Regardless of the underlying causes for the work ethic differences detected by this study, work ethic will continue to play a vital role in the success of people at work in a technological world. Employers continue to seek employees who have strong attributes related to dependability, interpersonal skills, and initiative. The importance of these work ethic factors will continue to grow as technology creates autonomy in the workplace and teamwork and participatory management styles are implemented. Technical competence will never be sufficient to assure successful job performance, and all workforce preparation programs should include comprehensive content that includes a work ethic component.
At the same time, supervisors should take care to avoid negative overreactions to lower levels of work ethic that they might observe in workers seeking other employment, particularly when they wish to retain that worker. It is possible that employed jobseekers are unaware of a reduction in their own work ethic, in which case an overly critical approach by an employer or supervisor could elicit a further negative reaction. Although this study reveals that a lessening of the work ethic may occur in jobseeking employees, further research is needed to fully understand this dynamic. The data analyzed for this research project were not directed toward revealing the causes for the phenomena observed.
Respect is more than a feeling, but a demo of honor, value, and admiration for something or someone. We respect the laws, the people we work with, the company and its assets, and ourselves.
The key finding revealed by this study was that jobseeking individuals employed full-time had significantly lower work ethic scores than jobseekers unemployed less than 3 months and than jobseekers unemployed due to layoff. Variance was not so great as to be deemed significantly different between workers who had part-time employment and those who had been unemployed for more than 3 months. This reveals an interesting dynamic for those seeking to assist jobseekers in their search for new employment opportunities.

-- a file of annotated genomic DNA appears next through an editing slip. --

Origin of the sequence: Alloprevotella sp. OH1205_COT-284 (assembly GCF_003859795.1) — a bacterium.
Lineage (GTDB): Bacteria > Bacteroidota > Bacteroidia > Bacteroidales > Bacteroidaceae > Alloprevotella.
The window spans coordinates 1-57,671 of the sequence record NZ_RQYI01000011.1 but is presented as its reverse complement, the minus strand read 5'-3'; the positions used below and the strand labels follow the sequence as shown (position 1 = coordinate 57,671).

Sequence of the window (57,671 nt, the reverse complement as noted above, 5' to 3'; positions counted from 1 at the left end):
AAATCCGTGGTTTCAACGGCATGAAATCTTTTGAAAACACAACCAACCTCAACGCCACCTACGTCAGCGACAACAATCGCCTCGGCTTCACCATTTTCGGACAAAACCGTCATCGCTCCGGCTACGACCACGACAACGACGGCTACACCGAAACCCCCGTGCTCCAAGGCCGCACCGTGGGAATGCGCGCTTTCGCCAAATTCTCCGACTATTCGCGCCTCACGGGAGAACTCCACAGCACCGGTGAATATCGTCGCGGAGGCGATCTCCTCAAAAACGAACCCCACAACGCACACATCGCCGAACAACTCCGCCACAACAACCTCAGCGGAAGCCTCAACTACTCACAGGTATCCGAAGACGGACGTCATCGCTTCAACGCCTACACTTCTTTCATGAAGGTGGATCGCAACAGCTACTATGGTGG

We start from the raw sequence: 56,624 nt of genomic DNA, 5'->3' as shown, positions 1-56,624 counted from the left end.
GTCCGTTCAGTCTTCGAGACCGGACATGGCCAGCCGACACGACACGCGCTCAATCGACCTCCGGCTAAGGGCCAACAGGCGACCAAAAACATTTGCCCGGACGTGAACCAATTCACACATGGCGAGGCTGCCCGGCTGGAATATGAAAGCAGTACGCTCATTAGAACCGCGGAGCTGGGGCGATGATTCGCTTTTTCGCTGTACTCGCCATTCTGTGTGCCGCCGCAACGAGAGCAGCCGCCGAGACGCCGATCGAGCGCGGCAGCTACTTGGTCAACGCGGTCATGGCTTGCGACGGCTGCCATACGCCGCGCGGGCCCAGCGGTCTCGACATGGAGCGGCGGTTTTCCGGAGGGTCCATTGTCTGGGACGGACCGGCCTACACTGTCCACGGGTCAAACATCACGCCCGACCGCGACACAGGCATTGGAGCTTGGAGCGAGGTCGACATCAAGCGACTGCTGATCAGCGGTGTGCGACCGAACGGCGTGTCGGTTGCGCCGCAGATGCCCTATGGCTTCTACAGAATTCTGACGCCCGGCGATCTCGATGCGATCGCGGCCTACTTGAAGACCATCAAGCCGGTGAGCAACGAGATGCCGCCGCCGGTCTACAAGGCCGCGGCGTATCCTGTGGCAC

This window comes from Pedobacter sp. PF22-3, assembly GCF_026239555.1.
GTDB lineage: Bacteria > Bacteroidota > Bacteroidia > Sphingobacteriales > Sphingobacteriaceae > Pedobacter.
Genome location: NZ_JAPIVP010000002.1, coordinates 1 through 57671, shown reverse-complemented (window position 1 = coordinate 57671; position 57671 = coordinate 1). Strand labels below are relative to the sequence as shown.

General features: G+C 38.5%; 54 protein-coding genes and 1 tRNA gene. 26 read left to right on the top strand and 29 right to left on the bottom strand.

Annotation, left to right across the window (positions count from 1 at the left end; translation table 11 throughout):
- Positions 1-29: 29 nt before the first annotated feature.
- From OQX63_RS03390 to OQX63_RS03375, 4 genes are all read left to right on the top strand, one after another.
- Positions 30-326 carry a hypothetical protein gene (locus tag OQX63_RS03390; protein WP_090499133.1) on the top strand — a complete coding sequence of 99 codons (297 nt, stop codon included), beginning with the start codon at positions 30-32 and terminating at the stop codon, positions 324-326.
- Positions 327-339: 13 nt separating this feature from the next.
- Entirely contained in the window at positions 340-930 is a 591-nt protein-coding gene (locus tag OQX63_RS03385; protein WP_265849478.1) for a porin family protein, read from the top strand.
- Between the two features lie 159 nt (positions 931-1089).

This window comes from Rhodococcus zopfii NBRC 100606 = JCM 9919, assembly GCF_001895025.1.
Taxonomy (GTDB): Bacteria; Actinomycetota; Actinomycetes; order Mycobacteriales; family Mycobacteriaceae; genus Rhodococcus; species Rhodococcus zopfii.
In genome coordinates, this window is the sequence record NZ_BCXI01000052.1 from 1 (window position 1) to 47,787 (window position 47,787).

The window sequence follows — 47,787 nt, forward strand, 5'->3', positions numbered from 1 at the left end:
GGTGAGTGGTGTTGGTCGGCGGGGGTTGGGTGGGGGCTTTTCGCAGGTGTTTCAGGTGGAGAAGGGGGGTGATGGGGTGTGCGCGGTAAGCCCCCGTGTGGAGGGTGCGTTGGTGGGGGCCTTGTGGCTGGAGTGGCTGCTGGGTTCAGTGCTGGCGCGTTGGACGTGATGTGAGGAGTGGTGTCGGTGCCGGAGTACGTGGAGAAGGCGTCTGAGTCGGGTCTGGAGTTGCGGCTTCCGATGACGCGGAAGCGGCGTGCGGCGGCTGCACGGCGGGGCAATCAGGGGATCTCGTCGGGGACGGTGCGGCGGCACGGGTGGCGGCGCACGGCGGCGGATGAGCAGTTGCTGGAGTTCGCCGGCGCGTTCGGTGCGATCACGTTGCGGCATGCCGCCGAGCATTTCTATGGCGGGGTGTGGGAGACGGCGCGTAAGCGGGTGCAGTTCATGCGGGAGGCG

By the time that Laura published her first book, Rose was a frumpish, middle-aged divorcée, who was tormented by rotten teeth and suffered from bouts of suicidal depression, which she diagnosed in her journal, with more insight than many doctors of the era, as a mental illness. For more than a decade, she had earned a good living with what she considered literary hack work for the San Francisco Bulletin, its rival, the Call, various magazines, and the Red Cross Publicity Bureau. She had published commercial fiction, travelogues, ghostwritten memoirs, and several celebrity biographies. Charles Ingalls’s granddaughter had inherited his wanderlust, and her career had given her a chance to indulge it. Much of her reporting had been filed from exotic places. She had lived among bohemians in Paris and Greenwich Village, Soviet peasants and revolutionaries, intellectuals in Weimar Berlin, survivors of the massacres in Armenia, Albanian rebels, and camel-drivers on the road to Baghdad.
There is an almost uncanny homology between Hardt and Negri’s assessment of our current economic transformations and the strategies deployed by artists negotiating the ramifications of labor’s prior transformation. Artists who play out the roles of both manager and worker in task-based and Process works render the logic of industrial production into aesthetic information. Artists who mime the structure of management both creatively and routinely manipulate information. (What better way to describe a serial logic?) And artists who turn to the viewer to complete the work consistently do so in a bodily and affective mode. Given these sympathies, it is perhaps no mistake that Hardt and Negri argue that we need “to recognize the profound economic power of cultural movements, or really the increasing indistinguishability of economic and cultural phenomena.”34 All of the artists in this exhibition in some way stage, manage, and/or resolve the cultural and societal anxieties that surround changing definitions and divisions of labor. Some seem to have understood these transformations in an almost prescient manner. This is crucial, as work and professional life constitute an increasingly powerful site of our identity (as much, if not more so, than family, religion, and ethnicity). As we try to cope with the increasing regimentation and administration of our daily lives—both at work and at leisure—artists offer tentative, temporary solutions, stopgap measures, or blockades in the road.